Happy Halloween as this review revisits Tiny Nightmares
In This LitStack Review of Tiny Nightmares
Do Tiny Nightmares Scare You?
In their introduction to Tiny Nightmares: Very Short Tales of Horror, editors Lincoln Michel and Nadxieli Nieto write they “wanted to poke another hole in the artificial barrier between ‘literary’ and ‘genre’ fiction,” and this anthology—perfect for the coming celebration of darkness, pumpkins, and goblin-centered mischief—features forty-two stories of what might be called flash horror. With contributions by established authors of both horror and literary fiction, each story answers the question, What scares you?
Scariness is relative, but there are scary things one can count on: doppelgängers, the uncanny valley, and necromancy, for example. And some of us tolerate scary things more than others. Here, given the hybrid of horror (which depends on shock, fear, and sometimes repulsion), the literary (which operates on character and language, among other devices), and the abbreviated form of flash (with its concision and intensity), the scary story takes on a fresh shape. The stories launch swiftly and the compressed action manages to heighten the suspense of what might be coming.
Heads, Hearts, Limbs, and Viscera
The editors of Tiny Nightmares, who previously collaborated on the 2018 story collection Tiny Crimes, have assembled a terrific roster of contributors, writers of fiction and nonfiction, whose work ranges from the speculative to translations, to YA.
The stories are divided into four scary classifications: Heads, Hearts, Limbs, and Viscera, and each is introduced with wonderful black and white illustrations by Daehyun Kim. The stories vary too in their influence—there are nods to the fairy tale, the voice-driven confessional, the gothic vampire romance, and literary fiction—which by way of contrast turns out to be an ideal setting to introduce an element of strange.
Classified under Limbs, take, for instance, this moment from “Pincer and Tongue,” by Stephen Graham Jones: “Rudolpho peeled his lips back from his mouthful of fangs, extracting himself hand over hand from the off-center spike while she raked him to ribbons…” And there’s a fabulist bent to Canisia Lubrin’s “Cedar Grove Rose,” (“She ran often, faster than she really could, churning the earth-lain dirt into wings, or some dragonfly nebula”) and in its setting, which occupies a place between Here and There, an outpost on the Atlantic coast of England after World War Two.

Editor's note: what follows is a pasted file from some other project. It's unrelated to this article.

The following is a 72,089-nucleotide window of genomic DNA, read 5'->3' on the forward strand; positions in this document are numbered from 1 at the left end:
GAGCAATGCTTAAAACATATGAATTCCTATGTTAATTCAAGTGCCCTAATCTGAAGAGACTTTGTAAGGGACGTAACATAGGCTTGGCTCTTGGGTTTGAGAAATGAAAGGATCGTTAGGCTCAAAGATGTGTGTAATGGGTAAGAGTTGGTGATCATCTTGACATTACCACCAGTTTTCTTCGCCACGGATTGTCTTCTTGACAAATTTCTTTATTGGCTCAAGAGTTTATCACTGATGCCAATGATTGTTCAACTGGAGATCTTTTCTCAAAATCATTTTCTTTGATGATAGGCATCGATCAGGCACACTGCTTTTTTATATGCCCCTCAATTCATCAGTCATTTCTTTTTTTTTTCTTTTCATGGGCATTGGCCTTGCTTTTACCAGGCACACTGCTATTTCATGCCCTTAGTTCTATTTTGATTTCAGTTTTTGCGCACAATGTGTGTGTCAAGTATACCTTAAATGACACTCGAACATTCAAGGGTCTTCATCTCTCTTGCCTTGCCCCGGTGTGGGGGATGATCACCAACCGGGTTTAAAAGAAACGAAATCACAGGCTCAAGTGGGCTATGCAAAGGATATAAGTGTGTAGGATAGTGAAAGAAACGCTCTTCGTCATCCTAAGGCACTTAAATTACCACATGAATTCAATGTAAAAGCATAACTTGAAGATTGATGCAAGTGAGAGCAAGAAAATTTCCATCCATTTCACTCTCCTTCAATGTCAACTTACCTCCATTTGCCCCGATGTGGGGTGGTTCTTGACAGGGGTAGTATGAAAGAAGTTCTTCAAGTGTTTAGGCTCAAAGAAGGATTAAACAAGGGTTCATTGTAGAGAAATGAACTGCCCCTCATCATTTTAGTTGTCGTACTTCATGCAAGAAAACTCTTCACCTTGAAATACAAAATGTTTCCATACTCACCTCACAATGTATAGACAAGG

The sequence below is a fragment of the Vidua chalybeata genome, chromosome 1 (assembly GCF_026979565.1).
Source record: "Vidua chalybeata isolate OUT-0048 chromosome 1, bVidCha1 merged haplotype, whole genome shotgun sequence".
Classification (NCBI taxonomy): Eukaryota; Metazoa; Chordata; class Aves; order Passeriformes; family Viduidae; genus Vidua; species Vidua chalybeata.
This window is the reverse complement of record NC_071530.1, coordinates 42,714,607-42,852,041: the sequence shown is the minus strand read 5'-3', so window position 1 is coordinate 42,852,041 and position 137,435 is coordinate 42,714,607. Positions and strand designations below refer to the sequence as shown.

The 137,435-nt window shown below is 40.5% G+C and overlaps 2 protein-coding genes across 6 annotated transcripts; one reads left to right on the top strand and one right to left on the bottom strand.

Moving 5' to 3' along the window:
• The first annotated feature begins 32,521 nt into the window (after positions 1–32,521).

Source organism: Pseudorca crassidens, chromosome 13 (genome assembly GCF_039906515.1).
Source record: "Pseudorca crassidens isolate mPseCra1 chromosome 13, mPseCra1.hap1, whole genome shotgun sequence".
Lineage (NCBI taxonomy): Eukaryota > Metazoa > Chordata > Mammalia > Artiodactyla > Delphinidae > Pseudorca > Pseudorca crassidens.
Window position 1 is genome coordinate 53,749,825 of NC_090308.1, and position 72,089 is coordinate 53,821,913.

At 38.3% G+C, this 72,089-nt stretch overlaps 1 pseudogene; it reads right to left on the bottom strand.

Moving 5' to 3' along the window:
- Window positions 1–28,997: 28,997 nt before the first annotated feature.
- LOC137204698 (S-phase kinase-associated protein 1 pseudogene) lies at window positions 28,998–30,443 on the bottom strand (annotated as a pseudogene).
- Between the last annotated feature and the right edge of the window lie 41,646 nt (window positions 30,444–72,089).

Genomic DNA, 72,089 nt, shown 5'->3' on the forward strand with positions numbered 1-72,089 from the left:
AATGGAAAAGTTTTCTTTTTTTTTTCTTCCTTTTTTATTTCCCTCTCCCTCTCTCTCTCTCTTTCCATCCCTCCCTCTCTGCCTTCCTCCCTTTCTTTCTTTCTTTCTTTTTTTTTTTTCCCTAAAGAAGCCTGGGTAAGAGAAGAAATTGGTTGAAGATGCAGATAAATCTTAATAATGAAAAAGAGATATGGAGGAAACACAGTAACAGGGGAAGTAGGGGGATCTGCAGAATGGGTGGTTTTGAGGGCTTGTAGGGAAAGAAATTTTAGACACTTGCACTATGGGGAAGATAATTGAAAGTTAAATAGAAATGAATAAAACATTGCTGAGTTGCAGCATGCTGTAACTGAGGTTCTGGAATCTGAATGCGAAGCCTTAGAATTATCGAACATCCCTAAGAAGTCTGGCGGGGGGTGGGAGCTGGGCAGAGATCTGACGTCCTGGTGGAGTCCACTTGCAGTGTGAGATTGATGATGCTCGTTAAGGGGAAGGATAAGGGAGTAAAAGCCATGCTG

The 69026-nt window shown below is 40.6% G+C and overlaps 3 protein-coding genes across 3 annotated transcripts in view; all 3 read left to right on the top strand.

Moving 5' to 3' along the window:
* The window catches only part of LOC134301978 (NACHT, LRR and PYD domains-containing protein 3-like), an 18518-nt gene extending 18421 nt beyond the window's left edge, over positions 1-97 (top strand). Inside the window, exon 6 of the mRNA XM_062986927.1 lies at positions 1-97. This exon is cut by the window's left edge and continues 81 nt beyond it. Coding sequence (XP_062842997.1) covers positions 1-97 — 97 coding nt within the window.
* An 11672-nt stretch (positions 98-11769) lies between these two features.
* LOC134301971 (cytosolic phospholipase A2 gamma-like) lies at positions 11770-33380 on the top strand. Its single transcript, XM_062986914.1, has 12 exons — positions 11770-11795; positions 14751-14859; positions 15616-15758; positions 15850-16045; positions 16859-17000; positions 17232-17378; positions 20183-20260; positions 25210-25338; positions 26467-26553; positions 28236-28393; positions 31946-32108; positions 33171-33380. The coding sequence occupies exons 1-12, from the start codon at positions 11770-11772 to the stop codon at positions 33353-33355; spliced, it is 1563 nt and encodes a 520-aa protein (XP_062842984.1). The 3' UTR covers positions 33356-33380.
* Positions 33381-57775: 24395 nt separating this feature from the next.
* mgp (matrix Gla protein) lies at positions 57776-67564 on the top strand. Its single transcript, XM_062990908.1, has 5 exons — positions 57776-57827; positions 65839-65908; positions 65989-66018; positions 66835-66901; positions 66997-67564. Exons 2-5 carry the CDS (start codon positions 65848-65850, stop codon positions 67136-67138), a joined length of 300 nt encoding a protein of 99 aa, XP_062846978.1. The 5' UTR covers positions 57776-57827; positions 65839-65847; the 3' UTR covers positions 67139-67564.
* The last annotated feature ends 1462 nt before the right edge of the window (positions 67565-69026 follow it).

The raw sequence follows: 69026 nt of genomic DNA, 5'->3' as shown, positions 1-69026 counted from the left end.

Filed under Viscera, the uncanny populates Helen McClory’s ghost tale, “Gabriel Metsu, Man Writing a Letter, c. 1664-66.” In this first-person account set in the Smithsonian Gallery of Art, a hard-boiled docent (“I’ve faced down Rothkos that pulled my soul half out like a string of flags from my throat”) arrives one morning, hears a noise, and, well, there’s something amiss in the gallery of Vermeers: “I stood in front of Man Writing a Letter, a peaceful painting, in high actual daylight and watched his fingers start to move his white quill over the page.”
“Visiting Hours,” by Lilliam Rivera takes place in one of the scariest settings I can think of: a hospital. Vilma is the pregnant and continually hungry girlfriend of Rogelio, who’s checking in for surgery on his clogged arteries. Vilma is hardly the picture of maternal bliss; she resents Rogelio, who hasn’t kept his promise to always take care of her, and given his bad arteries and her condition, the future she faces is scary indeed (“Who made the decision to live this life? she thinks”). Their future together takes a turn when, in the hospital waiting room, Vilma encounters an old woman with long black toenails whose breath smells of eggs.